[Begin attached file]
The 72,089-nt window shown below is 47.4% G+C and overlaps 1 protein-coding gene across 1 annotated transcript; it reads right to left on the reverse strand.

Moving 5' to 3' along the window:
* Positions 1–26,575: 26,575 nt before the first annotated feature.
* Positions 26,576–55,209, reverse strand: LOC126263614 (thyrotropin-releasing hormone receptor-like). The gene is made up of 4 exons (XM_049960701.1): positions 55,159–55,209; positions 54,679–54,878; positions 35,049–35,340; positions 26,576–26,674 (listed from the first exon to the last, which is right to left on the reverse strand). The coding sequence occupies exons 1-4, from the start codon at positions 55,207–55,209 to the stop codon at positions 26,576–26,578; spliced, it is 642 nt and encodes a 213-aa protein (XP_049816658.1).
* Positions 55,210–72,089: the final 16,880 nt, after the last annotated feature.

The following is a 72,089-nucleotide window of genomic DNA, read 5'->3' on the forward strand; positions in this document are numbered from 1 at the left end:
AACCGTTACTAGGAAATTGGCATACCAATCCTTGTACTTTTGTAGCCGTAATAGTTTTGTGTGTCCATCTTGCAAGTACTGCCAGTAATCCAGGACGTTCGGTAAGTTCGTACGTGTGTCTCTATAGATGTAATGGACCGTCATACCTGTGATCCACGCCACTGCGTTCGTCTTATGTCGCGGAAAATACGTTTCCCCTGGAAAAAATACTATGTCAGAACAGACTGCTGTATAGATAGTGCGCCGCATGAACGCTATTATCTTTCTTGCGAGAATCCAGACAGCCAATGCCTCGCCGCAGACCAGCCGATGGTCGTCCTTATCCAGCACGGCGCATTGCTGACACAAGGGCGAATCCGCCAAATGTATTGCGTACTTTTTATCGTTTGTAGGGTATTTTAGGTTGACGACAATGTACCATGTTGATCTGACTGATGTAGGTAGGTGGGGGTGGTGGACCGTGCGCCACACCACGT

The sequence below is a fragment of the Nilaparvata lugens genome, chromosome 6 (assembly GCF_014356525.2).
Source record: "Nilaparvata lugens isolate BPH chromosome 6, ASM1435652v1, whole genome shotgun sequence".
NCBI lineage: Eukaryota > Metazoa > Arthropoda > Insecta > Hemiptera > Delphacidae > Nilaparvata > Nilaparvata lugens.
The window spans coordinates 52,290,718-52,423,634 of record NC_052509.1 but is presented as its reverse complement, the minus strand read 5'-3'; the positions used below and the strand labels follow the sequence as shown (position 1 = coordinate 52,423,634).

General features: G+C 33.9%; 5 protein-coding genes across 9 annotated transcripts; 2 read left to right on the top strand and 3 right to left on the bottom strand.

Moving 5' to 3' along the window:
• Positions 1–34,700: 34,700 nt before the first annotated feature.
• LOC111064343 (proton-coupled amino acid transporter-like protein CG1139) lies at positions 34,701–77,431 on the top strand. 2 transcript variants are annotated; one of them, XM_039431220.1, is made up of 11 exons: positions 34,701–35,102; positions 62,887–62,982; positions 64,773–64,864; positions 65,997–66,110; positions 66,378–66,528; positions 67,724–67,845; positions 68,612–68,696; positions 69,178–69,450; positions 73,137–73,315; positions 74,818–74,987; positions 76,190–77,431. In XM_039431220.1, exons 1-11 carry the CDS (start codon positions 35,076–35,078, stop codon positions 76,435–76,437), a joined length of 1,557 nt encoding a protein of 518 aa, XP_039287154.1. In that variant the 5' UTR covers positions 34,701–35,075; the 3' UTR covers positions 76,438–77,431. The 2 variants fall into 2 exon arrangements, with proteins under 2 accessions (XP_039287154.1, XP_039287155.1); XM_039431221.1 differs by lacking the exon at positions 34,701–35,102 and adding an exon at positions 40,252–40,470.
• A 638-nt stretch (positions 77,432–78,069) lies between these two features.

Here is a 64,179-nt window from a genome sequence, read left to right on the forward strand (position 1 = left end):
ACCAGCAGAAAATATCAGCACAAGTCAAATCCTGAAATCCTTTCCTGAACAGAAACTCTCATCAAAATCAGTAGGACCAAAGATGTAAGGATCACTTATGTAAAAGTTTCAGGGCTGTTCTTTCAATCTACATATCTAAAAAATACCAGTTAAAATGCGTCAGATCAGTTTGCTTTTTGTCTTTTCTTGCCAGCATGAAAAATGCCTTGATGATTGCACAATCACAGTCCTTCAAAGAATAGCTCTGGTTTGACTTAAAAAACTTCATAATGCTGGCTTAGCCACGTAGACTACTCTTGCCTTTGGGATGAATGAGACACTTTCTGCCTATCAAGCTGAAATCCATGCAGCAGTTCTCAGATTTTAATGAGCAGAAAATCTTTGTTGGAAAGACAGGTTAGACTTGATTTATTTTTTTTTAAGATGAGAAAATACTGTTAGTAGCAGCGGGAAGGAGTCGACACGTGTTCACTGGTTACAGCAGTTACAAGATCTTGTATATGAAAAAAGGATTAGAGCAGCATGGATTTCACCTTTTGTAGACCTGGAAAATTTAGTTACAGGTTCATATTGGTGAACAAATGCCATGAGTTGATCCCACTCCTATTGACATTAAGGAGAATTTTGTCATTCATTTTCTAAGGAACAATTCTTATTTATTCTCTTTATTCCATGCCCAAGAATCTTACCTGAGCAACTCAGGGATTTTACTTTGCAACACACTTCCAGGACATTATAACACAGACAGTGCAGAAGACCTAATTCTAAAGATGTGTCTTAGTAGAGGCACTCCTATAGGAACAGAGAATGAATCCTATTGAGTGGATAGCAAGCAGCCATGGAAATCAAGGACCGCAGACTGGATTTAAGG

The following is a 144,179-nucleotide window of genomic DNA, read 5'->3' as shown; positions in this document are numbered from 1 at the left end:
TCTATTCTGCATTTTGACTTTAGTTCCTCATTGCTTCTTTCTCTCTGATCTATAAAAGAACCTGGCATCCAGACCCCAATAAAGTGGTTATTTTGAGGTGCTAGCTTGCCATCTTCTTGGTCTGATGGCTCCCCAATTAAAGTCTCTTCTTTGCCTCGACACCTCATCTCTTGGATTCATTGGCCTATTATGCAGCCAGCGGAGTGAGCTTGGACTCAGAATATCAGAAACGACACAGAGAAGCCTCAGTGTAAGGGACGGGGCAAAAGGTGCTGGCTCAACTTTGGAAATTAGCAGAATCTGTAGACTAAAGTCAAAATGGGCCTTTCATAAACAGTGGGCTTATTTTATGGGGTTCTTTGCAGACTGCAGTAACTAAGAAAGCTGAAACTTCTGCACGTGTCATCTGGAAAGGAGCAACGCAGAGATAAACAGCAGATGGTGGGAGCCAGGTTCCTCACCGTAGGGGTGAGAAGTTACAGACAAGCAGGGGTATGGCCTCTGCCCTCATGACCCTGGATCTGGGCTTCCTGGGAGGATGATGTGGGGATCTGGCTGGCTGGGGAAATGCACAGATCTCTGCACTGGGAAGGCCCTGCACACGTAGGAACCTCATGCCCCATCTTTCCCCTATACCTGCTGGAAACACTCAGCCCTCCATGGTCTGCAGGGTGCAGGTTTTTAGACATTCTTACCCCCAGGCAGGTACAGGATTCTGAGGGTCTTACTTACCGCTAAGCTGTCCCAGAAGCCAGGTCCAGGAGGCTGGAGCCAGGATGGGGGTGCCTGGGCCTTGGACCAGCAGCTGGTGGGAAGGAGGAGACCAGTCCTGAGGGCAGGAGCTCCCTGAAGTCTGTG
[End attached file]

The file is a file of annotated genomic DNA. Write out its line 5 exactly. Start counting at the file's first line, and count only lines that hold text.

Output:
* Positions 55,210–72,089: the final 16,880 nt, after the last annotated feature.